Thursday, May 12, 2016

From joy to despair on 28 March 1954

Can you see the plane in the picture? It is a Royal Norwegian Air Force Catalina about to drop mail for Hopen Radio meteorological station on Sunday 28 March 1954. My father took this picture. As far as I can remember from reading his diary they had been waiting for this mail drop for a long time. Bad weather had delayed the flight, and it would never return. The fact is that the plane crashed later on its round to Norwegian outposts in the Arctic. You can read more about the disaster in Wikipedia´s article called 1954 Bjørnøya Consolidated PBY Catalina crash. Eight people died and one survived.   

I found the picture in a photo album back in 2006 or so when I gave a presentation at my kids´ school. Parents were challenged to come to tell about the world outside school. My angle was weather forecasting, and I based my presentation around my father´s photos. If you are versed in Norwegian or just want to see more pictures from 1953-1954, then you can find my presentation here.    

It is hard to imagine how the joy of the arrival of mail was replaced with despair once the plane went missing. 

Sunday, May 1, 2016

Poor man's smart mirror

By covering a computer display with a mirror foil or a two way mirror you can make a smart mirror - a mirror where you can both look at yourself and get an update from the attached computer. This is typically used to give updates on weather, news, calendar and so on. I have wanted to have one for some time, but the obvious location in the main bathroom has a mirror that is glued to the wall.

Since I am not about to remodel the bathroom or move to a new one, I thought I should look into other ways of achieving a similar effect, while leaving the mirror unharmed. My solution was to combine a unused 4:3 Dell display and a Raspberry Pi single-board computer, and place this so that I could see the computer display's mirror image when I stood in front of the regular mirror.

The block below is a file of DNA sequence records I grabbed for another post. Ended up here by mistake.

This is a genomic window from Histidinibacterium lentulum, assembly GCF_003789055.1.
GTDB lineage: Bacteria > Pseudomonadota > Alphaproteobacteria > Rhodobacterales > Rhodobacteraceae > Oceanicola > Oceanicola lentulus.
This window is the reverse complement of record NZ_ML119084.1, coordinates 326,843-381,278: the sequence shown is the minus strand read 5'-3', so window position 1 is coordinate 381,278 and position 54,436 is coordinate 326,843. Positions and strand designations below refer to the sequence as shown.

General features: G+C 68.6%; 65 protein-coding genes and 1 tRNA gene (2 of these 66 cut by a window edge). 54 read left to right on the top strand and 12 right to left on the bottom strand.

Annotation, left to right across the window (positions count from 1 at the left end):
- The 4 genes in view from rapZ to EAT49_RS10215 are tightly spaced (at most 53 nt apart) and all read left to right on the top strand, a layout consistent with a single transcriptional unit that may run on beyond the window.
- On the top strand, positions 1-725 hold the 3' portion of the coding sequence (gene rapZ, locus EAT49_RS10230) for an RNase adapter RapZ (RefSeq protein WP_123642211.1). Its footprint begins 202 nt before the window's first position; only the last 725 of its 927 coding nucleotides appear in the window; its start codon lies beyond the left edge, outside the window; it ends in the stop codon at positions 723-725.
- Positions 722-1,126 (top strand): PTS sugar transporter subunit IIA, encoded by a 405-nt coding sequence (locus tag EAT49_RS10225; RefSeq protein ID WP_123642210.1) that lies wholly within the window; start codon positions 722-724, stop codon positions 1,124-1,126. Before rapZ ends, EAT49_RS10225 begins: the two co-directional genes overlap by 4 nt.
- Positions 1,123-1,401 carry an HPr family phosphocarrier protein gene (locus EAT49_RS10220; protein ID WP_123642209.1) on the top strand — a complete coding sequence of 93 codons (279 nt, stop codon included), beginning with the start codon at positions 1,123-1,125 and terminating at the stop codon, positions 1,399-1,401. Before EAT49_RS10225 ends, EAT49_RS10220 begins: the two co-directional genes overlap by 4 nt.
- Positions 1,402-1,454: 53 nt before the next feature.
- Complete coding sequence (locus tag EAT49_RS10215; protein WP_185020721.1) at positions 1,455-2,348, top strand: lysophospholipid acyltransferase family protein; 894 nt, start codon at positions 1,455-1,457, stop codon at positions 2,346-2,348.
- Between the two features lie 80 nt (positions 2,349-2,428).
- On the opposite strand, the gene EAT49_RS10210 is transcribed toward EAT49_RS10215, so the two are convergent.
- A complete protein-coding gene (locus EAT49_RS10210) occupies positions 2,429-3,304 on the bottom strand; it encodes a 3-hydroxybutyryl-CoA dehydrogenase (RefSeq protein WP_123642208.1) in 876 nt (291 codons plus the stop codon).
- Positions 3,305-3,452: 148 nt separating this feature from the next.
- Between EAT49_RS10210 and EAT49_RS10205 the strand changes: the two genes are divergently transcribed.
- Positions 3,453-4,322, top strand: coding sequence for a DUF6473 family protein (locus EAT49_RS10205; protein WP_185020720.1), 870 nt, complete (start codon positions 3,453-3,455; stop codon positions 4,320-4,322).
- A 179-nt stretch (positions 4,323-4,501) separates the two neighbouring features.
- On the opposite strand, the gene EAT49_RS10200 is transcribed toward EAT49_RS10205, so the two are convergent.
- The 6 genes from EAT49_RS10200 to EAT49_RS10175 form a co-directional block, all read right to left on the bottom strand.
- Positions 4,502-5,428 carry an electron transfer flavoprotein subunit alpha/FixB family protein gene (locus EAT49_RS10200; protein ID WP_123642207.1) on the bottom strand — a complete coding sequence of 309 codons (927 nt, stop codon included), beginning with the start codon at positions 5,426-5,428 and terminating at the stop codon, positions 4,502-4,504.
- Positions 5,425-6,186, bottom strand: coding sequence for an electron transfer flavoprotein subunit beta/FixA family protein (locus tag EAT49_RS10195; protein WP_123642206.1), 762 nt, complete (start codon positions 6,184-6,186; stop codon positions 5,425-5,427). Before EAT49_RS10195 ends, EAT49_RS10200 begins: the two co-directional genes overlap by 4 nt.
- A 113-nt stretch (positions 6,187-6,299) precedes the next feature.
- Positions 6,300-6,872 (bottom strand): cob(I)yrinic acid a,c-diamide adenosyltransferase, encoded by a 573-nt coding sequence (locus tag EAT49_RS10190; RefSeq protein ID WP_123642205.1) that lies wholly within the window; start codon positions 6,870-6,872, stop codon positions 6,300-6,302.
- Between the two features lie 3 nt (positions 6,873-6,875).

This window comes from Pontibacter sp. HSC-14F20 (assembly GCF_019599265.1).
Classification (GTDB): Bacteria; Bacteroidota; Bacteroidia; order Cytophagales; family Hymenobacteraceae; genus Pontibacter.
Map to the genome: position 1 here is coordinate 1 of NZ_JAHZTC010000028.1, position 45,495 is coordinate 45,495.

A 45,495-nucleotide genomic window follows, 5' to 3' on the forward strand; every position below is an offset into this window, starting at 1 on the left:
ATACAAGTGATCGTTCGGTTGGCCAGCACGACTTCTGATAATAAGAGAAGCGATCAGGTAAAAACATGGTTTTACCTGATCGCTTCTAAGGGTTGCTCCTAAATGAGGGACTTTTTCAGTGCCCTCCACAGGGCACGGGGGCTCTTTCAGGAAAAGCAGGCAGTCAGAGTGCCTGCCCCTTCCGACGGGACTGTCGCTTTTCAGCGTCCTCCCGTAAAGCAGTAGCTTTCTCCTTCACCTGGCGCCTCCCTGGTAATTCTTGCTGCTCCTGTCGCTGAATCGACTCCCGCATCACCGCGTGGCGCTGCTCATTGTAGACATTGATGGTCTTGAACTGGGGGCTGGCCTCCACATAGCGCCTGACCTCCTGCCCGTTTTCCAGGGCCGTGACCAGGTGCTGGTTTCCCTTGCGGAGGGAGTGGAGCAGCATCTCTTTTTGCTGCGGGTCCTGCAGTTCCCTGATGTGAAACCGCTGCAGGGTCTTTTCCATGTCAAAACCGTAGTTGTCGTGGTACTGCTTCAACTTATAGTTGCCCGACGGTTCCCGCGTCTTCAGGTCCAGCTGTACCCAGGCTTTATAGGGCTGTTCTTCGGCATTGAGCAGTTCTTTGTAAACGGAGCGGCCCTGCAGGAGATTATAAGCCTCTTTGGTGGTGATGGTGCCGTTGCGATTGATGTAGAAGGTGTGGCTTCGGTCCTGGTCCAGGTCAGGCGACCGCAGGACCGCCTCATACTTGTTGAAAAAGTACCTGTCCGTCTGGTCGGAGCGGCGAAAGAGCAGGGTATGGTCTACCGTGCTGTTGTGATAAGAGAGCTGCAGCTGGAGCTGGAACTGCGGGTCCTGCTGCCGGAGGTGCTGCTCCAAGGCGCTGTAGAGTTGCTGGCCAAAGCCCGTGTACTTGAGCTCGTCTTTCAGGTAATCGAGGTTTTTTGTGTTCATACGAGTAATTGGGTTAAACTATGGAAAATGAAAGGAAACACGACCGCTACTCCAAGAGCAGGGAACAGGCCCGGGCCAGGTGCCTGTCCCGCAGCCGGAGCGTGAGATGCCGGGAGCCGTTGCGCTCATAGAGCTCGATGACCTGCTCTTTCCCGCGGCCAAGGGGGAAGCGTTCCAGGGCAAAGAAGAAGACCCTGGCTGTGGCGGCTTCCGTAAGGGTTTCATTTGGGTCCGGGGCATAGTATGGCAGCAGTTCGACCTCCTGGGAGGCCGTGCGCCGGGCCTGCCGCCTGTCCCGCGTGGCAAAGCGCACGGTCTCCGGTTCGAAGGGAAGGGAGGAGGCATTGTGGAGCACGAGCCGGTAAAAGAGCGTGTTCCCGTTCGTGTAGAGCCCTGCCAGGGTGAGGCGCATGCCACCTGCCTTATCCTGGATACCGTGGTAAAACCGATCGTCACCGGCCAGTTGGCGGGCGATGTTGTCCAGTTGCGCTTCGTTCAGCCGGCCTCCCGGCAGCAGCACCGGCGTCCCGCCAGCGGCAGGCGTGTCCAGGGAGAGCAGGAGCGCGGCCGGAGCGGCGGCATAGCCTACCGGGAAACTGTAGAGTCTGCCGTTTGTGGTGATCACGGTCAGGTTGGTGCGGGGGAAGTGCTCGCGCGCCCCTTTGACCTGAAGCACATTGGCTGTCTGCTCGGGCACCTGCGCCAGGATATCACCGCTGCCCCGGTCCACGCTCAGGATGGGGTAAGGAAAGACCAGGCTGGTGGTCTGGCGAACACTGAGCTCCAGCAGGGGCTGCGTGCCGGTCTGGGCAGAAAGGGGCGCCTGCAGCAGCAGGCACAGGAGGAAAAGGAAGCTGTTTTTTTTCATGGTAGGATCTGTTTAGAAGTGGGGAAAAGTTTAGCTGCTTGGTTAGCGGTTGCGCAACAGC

The application I tried was Michael Teeuw's Magic Mirror. It turned out that my myopia meant that I needed big letters to be able to read easily via the mirror, so some playing around with the configuration was needed. And of course I needed to force the computer to render a mirrored image on the display. The Raspberry Pi can do that, although not as easily as one could hope!

The result is shown in the image on the right. Due partly to WAF the installation did not become permanent. But I am intrigued by the prospect of adding some software for facial recognition and make the display switch dynamically between the mirrored and the normal display, depending on which way the viewer is looking. But since the Rapberry Pi needs a reboot to switch display configuration, I will need computer that implements the RandR protocol to do this.

Actually, there are a number of features that can be designed around such a platform, and an important angle is so called welfare technology - technology that is aimed at helping for example elderly stay at home instead of being taken into care. When I get older I expect that such solutions can help me take my medication, monitor my physical fitness, remind me about appointments and so on.